Posted by on February 16, 2017 3:12 pm
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Categories: Business Catalyst Fund David Faber Economy Finance Financial markets Financial Regulation Futures contract Futures Strategy Fund Hedge money Risk Management Short stock US Federal Reserve

Confirming what we detailed previously, the levered option fund ‘Catalyst’ CEO just announced that their forced-buying has concluded.

In a statement issued to CNBC’s David Faber, Catalyst Fund’s CEO admitted that it had a number of short call options for Feb S&P500 expiration this week but that it no longer has kind of position “at this time”, adding that it had taken action “to buy back options, though wasn’t forced to sell” which caused some losses to the fund and has had some drawdowns, though not under duress “or anything like that” currently and its positions are “pretty neutral.”

Per the Catalyst statement provided to CNBC:

… we no longer have that type of short position at this time. Consistent with our overall risk management strategy we have some draw-downs where we decided to take action and we are pretty neutral with our positions at this point.  

We finished adjusting the portfolio.

I’ve seen some things in the press about the fund and short term forced-buying, we’ve had no margin issues.

The fund is under no duress or anything like that. We weren’t forced to sell.

The Catalyst Hedged Futures Strategy Fund (HFXAX) net asset value has tumbled 13.5% YTD, and has $3.4b assets under management, according to Bloomberg data,.

And just as we warned was likely, once that forced buying ended, stocks tumbled:

So now we find out, just how much of the last 150 S&P points are due to the liquidation of ‘Catalyst’ (and strategies like it)?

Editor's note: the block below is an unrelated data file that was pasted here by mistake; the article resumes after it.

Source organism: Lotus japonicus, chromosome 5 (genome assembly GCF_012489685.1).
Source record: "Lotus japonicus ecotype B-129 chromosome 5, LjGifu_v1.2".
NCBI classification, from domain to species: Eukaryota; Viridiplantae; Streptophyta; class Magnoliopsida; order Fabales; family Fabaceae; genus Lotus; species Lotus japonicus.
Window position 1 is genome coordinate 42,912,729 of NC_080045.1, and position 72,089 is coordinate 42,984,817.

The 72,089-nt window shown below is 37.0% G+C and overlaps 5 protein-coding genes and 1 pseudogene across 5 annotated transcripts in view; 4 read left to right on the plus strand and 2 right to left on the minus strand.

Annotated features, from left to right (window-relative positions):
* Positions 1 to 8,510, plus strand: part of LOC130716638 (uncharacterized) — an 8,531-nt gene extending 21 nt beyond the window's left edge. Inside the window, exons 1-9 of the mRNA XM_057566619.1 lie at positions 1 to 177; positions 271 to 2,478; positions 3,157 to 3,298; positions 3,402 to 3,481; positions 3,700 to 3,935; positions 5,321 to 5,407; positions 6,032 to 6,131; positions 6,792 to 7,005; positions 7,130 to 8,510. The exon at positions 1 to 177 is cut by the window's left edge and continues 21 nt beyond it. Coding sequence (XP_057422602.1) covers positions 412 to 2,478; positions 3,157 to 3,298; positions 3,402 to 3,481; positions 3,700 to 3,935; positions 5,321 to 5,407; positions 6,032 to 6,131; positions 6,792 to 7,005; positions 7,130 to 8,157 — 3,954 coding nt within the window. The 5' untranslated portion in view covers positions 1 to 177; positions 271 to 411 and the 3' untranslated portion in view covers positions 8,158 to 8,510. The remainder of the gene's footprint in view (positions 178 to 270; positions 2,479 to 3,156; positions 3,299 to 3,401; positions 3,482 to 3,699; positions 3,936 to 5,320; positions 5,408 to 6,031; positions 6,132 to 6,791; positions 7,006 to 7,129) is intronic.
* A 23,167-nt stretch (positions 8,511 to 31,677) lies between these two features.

As RBC’s Charlie McElligott warned:

This equities upside short-gamma grab has taken out a ton of ‘bid on the downside’ in equities index, in the case that we were to see any sell-off post a Trump speech disappointment.  This lack of cover-demand on a vacuum-move could see sloppiness develop, as it seems that the data and Fed itself are no longer dictating the market story at this stage – whether stocks, fixed-income or vol.  “Policy” is now firmly “in the driver’s seat,” and that is where I see the least degree of confidence in the market.

I’m worried that this stock ‘melt-up’ move is extraordinarily mechanical right now – almost entirely the aforementioned forced-covering, not high conviction induced-buying – and may be sending a “false signal” which is potentially dragging-in new buying on the breakout to new highs.

As he concludes: “This could lead to a scenario where a market can “collapse under their own weight.” Indeed, because if one removes the forced buying from the “blowing up fund”, there is certainly a long way down.

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